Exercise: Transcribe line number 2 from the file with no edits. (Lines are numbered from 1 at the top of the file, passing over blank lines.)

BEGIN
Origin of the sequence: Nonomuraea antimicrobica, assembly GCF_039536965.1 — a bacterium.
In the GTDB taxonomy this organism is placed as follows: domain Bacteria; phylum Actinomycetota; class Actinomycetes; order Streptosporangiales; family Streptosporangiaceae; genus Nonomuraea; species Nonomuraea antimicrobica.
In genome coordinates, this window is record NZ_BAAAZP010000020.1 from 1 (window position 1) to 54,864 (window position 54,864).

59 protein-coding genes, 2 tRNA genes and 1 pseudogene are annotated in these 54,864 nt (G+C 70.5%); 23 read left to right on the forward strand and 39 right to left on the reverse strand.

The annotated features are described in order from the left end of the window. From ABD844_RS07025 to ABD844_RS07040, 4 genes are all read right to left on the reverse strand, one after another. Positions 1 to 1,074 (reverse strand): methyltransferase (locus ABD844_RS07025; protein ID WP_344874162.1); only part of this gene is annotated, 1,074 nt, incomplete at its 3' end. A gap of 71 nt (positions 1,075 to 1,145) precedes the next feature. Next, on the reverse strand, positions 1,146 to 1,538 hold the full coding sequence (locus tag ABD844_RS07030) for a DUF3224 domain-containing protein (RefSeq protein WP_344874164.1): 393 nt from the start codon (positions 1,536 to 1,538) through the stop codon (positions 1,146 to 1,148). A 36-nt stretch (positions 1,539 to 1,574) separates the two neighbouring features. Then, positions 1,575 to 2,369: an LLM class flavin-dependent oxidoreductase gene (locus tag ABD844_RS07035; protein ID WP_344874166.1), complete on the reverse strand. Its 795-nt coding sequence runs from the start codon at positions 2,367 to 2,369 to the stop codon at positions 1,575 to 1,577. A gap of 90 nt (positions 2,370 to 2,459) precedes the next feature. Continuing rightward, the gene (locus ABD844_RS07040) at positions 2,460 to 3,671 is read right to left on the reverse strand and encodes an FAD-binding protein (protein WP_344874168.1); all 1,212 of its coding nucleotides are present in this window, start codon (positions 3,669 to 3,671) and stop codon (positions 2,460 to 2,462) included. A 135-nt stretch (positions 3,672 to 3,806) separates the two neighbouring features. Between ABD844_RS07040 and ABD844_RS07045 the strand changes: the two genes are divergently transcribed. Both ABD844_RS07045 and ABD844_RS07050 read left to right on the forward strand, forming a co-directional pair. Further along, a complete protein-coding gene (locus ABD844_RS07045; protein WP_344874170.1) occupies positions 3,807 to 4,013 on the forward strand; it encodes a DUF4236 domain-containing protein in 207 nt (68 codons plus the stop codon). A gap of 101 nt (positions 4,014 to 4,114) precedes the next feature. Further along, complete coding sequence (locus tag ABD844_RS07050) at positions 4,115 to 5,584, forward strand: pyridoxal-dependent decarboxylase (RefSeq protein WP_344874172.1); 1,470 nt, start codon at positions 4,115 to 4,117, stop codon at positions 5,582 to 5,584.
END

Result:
In the GTDB taxonomy this organism is placed as follows: domain Bacteria; phylum Actinomycetota; class Actinomycetes; order Streptosporangiales; family Streptosporangiaceae; genus Nonomuraea; species Nonomuraea antimicrobica.